Lime, Lemon & Sarsaparilla is a wonderful evocation of Italian immigration in south Wales from the turn of the century to the postwar years, when the Italian café was central to life in many small communities in the Valleys. This first detailed book on the subject follows the fortunes of Italian families such as Rabaiotti, Berni, Bracchi, Conti, Fulgoni, Sidoli and many others, and explores their influence on Welsh society.
In this award-winning study Colin Hughes, himself a south Walian, explains why so many immigrants from Bardi settled in the area. He looks at the rise of Italian temperance bars in non-conformist Wales, and at the economic and social factors which lie behind the rapid rise and slow decline of the Italian café. His book also includes a fascinating chapter on the treatment of Italian internees, and the Arandora Star tragedy in which many died when their ship to Canada was sunk by a U-boat.
Ibrahim & Reenie by David Llewellyn
Ibrahim is walking from Cardiff to London. He has his reasons and he’s not doing it for charity. What he hasn’t counted on is bumping into seventy-five-year-old cockney Reenie doing the same thing, before he’s even reached Newport.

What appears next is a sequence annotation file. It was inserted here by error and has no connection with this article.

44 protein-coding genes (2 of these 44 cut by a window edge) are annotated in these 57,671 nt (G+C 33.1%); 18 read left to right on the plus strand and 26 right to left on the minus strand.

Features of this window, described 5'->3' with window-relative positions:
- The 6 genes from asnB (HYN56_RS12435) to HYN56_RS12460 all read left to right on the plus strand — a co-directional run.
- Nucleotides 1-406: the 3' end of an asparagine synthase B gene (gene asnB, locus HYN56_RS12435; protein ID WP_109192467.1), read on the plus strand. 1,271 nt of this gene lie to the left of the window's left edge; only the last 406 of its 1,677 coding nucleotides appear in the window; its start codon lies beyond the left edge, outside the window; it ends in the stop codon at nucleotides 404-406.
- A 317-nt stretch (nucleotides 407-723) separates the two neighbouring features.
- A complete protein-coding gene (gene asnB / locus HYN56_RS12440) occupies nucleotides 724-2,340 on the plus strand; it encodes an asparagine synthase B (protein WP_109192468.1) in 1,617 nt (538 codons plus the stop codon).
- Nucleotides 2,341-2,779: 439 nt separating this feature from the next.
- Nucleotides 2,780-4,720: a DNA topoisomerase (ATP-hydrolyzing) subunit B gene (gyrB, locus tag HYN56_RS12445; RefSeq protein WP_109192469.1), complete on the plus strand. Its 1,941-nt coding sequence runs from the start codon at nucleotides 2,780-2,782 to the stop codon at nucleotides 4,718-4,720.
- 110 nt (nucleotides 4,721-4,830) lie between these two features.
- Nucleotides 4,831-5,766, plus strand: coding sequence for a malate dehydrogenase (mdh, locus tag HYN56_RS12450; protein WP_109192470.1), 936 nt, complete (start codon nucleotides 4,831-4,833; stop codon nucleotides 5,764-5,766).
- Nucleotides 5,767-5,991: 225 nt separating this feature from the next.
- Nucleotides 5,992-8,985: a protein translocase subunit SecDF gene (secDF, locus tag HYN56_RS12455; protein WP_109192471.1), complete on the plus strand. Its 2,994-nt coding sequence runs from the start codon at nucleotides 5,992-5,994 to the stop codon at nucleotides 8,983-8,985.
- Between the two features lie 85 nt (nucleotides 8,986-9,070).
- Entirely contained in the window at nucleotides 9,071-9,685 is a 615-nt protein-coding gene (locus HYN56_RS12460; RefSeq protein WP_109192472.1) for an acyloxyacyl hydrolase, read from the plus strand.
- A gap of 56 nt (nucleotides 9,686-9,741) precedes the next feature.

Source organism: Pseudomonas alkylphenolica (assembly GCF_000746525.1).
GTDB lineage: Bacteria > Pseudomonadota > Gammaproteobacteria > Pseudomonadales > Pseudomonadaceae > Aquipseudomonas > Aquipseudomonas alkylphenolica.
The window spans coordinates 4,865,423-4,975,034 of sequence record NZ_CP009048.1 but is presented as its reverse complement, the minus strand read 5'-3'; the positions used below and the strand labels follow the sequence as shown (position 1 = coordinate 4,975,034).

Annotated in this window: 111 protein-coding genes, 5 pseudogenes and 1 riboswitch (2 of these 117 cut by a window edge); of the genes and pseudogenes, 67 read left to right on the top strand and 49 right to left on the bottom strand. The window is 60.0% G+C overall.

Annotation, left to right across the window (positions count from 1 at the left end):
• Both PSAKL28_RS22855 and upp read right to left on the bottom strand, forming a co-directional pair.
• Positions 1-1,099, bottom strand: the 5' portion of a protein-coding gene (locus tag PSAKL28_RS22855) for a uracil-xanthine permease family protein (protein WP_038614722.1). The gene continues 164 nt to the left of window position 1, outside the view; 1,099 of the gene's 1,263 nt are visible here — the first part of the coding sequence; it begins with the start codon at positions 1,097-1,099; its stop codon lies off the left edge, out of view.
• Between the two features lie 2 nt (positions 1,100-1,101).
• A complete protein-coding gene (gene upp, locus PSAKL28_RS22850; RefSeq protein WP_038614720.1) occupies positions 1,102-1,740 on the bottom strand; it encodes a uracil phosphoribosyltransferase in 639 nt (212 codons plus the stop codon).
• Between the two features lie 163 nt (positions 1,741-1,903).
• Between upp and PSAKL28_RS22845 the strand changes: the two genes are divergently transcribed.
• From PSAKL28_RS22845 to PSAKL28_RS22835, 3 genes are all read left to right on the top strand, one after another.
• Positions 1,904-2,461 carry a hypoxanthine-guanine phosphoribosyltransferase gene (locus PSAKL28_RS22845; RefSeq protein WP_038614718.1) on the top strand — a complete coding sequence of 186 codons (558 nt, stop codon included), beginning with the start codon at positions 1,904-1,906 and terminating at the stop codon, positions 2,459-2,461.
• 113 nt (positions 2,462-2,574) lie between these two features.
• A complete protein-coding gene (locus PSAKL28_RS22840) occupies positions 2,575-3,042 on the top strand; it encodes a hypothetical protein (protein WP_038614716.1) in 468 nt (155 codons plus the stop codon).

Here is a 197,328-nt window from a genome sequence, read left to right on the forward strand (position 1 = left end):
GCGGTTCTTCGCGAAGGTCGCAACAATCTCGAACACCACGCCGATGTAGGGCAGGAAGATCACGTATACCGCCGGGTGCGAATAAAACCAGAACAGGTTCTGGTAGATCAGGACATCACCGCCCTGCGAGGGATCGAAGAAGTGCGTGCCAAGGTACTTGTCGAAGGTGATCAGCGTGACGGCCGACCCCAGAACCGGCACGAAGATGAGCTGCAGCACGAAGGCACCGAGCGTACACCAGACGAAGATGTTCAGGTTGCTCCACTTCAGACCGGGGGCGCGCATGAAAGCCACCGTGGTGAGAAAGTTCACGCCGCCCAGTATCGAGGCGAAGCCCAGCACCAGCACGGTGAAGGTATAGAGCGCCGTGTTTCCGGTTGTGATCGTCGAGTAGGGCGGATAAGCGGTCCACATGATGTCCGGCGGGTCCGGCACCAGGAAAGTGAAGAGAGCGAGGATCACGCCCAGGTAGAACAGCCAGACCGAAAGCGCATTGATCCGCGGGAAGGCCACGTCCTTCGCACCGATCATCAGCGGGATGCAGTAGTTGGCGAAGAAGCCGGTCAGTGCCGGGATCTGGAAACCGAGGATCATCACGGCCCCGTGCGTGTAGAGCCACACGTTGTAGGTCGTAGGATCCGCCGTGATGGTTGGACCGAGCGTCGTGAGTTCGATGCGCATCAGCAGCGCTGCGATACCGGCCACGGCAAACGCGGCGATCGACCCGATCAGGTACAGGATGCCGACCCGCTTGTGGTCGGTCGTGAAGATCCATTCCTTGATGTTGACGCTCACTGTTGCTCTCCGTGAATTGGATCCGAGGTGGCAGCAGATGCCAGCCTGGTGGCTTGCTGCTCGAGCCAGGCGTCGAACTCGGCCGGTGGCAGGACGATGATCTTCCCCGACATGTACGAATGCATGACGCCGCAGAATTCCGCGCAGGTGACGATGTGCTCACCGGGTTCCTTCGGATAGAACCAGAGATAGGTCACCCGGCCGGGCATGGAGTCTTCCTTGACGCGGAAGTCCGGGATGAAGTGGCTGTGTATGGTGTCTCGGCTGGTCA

With her life’s luggage in a shopping trolley, complete with an orange tent and a cockatiel, Reenie is also walking from her Cardiff home to London, and not for charity.
A young Muslim ex-student with a tough few years behind him, Ibrahim is not looking for company that day. But when the police stop to check on him and Reenie on the grass verge by a hotel on the edge of town, he finds himself offering to share a journey that will take him places he had never dreamed of, starting with a night’s camping on the Coldra M4 interchange!
The odd couple soon attracts the attention of local journalists, one of a number of unexpected encounters that shape their route. But more life-changing is the relationship that builds between them. As Ibrahim and Reenie talk, their paths stretch out before and behind them into the personal and political turns of European history in ways neither could have foreseen.
The Women of Versailles by Kate Brown
In The Women of Versailles, the narrative slips between the decadent world of Versailles during the reign of Louis XV and the day, just before the French revolution in 1789, that Versailles is stormed by the women of Paris and Louis XVI is forced to move the court to the Tuileries. At the centre of this story is Adélaïde, who struggles with her budding sexuality and a desire for freedom of expression, both of which conflict with the expectations of the restrictive court.